Evanston continues debate over guns in schools


EVANSTON — Public comments about proposed rule CKA continued on Tuesday, Jan. 22, as the Uinta County School District No. 1 Board of Trustees held the second of two public hearings on the rule, which would allow approved district employees to carry concealed firearms on district property. Trustees Russell Cox and Dave Bennett did not attend the hearing. 

During the previous hearing, the board heard comments from 15 citizens, with nine of those in favor of the policy and six opposed. At the Jan. 22 hearing, 17 people shared their thoughts, with eight opposing the rule and nine in favor, although four of those who spoke in favor were repeat speakers who had also appeared at the previous meeting. Between the two hearings a total of 28 different individuals spoke and they were evenly divided between those supporting and those opposed to the rule. 

The first five speakers at the Jan. 22 hearing said they were opposed to the rule that would allow teachers to be armed. 

Tiffany Hope said she has read through all of the documents about the proposed rule. She asked multiple questions of the board based on her reading and said there is a lot of ambiguity. 

“When talking about guns in schools, ambiguity is something we can’t have,” she said. 

Hope said she is concerned the proposed rule doesn’t require enough training and said she would like to know about the impacts of the rule on the district’s budget and what the district would cut to pay for the program if budgets shrink again in the future. She also asked about what other options had been considered and said, “Why aren’t we looking at preventing an armed shooter incident in the first place?” 

Mike Cornia, who described himself as a concerned citizen and general curmudgeon, said, “This is a really drastic solution but where’s the problem? I haven’t heard of any school shootings in Wyoming.” 

He said he also has concerns with the rule, including that the rule says applicants must disclose prior criminal convictions but doesn’t say such convictions would be disqualifying. He also asked if there is a limit to how many times a person could fail the firearm training before being disqualified. Cornia quoted a junior high school principal from Gillette who was praised for disarming a student at school without using a weapon, who said, “I believe in relationships over bullets.”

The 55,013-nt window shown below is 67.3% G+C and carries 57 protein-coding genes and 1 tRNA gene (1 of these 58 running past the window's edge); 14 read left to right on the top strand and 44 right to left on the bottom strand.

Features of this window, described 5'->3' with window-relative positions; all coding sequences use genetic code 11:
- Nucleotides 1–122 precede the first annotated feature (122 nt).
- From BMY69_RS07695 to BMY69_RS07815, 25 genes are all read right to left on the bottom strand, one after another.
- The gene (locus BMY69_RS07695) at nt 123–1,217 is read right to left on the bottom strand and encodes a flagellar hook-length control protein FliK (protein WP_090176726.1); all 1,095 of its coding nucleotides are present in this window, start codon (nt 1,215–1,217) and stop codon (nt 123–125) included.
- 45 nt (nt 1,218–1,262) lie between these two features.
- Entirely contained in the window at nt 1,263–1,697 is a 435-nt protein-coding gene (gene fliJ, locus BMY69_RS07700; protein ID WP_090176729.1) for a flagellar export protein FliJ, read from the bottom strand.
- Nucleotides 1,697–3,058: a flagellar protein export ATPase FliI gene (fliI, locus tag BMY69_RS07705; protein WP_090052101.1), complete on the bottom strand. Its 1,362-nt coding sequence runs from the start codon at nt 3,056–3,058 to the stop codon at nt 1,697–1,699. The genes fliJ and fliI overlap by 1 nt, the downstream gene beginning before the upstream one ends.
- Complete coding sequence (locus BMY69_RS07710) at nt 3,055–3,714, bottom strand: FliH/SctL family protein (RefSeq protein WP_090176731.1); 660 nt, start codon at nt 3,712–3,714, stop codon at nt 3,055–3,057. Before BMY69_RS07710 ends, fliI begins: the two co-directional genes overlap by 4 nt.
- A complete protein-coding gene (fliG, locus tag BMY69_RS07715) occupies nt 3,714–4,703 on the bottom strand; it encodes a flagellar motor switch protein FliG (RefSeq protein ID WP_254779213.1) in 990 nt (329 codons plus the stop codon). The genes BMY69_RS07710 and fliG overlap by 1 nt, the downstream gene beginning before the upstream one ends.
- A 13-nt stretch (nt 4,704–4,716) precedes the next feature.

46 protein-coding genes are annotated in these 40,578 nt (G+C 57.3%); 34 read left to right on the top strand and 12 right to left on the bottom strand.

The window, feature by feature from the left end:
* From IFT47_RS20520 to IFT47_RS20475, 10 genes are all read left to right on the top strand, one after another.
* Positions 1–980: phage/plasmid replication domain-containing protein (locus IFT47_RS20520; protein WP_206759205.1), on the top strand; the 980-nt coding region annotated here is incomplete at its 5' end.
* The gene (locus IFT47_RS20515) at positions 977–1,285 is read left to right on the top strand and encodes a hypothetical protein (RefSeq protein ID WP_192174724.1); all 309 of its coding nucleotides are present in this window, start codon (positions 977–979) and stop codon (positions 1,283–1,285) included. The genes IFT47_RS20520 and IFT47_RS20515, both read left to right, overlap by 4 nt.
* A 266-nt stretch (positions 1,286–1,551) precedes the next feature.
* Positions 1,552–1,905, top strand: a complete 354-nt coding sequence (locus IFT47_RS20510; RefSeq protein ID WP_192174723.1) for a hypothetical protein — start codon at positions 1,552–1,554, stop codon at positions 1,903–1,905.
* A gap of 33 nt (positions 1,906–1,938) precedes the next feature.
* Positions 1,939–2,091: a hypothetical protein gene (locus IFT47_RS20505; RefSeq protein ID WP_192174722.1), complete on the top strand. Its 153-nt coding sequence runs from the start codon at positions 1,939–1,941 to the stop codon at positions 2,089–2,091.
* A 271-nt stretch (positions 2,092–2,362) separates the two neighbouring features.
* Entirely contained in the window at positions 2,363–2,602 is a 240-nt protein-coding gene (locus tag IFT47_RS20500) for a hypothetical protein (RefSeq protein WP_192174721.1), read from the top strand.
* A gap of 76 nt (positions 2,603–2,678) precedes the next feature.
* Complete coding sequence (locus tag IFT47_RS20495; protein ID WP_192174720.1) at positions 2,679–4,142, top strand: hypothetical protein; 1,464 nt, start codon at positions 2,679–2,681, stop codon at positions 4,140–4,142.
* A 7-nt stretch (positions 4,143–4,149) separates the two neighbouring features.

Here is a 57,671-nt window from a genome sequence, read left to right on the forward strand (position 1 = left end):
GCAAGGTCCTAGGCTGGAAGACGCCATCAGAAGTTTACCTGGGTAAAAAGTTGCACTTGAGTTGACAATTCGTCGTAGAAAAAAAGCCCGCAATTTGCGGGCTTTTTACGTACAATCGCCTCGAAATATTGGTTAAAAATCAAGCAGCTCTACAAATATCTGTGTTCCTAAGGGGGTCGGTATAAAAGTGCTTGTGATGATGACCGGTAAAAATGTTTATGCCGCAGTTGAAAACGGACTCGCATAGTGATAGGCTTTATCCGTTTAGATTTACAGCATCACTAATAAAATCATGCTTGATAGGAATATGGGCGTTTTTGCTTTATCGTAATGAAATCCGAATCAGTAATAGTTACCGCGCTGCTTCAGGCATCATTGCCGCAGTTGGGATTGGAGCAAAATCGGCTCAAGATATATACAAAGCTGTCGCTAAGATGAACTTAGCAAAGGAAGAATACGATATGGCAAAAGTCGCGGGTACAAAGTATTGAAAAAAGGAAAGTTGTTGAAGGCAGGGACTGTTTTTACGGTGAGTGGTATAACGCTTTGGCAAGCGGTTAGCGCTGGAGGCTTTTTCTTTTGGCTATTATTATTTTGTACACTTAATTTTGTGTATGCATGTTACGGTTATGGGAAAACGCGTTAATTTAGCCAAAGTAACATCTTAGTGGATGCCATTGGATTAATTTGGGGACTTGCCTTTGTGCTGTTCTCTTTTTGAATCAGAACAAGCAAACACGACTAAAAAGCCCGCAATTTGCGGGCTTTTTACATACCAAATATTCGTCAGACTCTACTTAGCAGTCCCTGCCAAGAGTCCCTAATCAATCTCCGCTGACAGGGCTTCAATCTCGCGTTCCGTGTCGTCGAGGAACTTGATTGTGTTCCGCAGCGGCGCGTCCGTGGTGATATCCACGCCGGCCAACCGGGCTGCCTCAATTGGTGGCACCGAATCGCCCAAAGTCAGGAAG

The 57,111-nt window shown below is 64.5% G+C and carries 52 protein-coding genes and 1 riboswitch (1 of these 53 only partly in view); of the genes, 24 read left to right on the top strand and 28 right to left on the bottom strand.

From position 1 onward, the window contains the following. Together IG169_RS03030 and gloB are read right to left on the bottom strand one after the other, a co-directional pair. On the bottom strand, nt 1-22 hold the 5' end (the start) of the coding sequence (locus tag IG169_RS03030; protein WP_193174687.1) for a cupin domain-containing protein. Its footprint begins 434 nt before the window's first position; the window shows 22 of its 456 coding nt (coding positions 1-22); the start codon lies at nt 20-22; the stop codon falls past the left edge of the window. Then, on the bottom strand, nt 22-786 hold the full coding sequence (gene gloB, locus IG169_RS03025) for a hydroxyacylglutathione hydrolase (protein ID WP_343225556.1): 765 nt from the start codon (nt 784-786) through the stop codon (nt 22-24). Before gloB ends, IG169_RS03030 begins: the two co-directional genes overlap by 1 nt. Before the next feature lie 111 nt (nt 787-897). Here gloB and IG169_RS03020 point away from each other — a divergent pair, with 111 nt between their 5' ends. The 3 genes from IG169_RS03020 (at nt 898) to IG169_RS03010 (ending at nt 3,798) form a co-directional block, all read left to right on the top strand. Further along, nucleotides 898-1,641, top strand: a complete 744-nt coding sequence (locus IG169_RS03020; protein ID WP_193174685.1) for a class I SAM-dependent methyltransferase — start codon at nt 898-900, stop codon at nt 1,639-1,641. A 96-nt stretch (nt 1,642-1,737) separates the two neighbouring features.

Colleen Kunz shared statistics from the Violence Policy Center, including on the relatively poor accuracy of even highly trained law enforcement officers in armed confrontations. 

“The focus should be on preventing gunsfrom getting into schools,” Kunz said, “rather than relying on teachers to have shootouts with students.” 

Citizens Gina Morrow and Joice Mander also spoke in opposition to the rule, both stating there isn’t enough evidence to support the proposal. 

Parent Nicholas White, who was a member of the committee that drafted the concealed carry policy last year, said he still supports the rule and believes it needs to be pushed through. 

“This is not for everybody,” he said, “but for those who want it, give them the chance to protect themselves.” 

Evanston High School teacher Jenny White said she also stands behind the policy. She shared a situation she experienced while teaching when there was a threat of violence. 

“The kids I was teaching were the tough kids who were convinced they could rule the world, and seeing their reaction was horrifying,” Jenny White said. “All I could do was die first and that is something I never want to feel again.”